The detente comes despite an angry meeting last week, which left the opposing sides unable to agree on a solution.
The two parties are set to meet once more early this week, and Safeway believes that this time they will be able to come to a "sensible agreement".
Farmers' representatives are furious with requests by Safeway for pounds 20,000 from suppliers of key product lines. The contributions raised are intended to boost sales by 15 per cent this year and to guarantee customers 100 per cent availability for 1,000 best-selling products.
The NFU is concerned that smaller members could either be financially crippled or find themselves blacklisted by Safeway.
After the meeting last week, the NFU fired off letters to Stephen Byers, the Secretary of State for Trade and Industry, Nick Brown, the Agriculture Minister, and the Competition Commission complaining about Safeway's proposals.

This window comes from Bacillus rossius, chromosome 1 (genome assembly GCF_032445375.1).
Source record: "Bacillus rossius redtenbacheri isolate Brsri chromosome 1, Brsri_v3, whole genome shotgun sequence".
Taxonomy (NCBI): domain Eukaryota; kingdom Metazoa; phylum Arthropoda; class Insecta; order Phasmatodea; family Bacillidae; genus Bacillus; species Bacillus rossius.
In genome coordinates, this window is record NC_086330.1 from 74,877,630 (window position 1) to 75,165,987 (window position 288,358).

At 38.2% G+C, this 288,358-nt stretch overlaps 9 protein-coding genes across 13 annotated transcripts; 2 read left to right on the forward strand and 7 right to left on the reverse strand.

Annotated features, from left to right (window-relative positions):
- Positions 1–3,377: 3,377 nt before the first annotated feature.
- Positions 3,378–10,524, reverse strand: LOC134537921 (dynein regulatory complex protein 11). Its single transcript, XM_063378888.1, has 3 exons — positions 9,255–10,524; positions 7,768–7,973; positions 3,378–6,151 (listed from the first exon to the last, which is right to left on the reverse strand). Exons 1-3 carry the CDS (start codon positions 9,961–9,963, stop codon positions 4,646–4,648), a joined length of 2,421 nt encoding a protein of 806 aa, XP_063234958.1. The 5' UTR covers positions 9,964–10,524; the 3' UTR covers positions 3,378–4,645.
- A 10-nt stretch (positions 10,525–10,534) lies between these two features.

But the high-street supermarket chain insisted it would not withdraw the scheme.
"There is no way that we would be withdrawing the campaign. We have the support of the industry - a third of suppliers have already signed up in less than a week, and I expect to have 50 per cent in a month's time," said a spokesman.
"Technically it is nothing to do with the Government. This is a business matter and falls entirely within the framework of normal business relations," he added.
Safeway has also confirmed that it is willing to negotiate reductions in the pounds 20,000 payment for suppliers who would find it hard to come up with such a sum or who are experiencing financial difficulties.
Analysts are not expecting any surprises in Safeway's announcement of its interim results this week.
"We have been told that pre-tax profits will not be more than pounds 150m, but we are not expecting any new news. The new management is concentrating on trying to lift sales off the ground," said Paul Smiddy, an analyst at Credit Lyonnais Securities.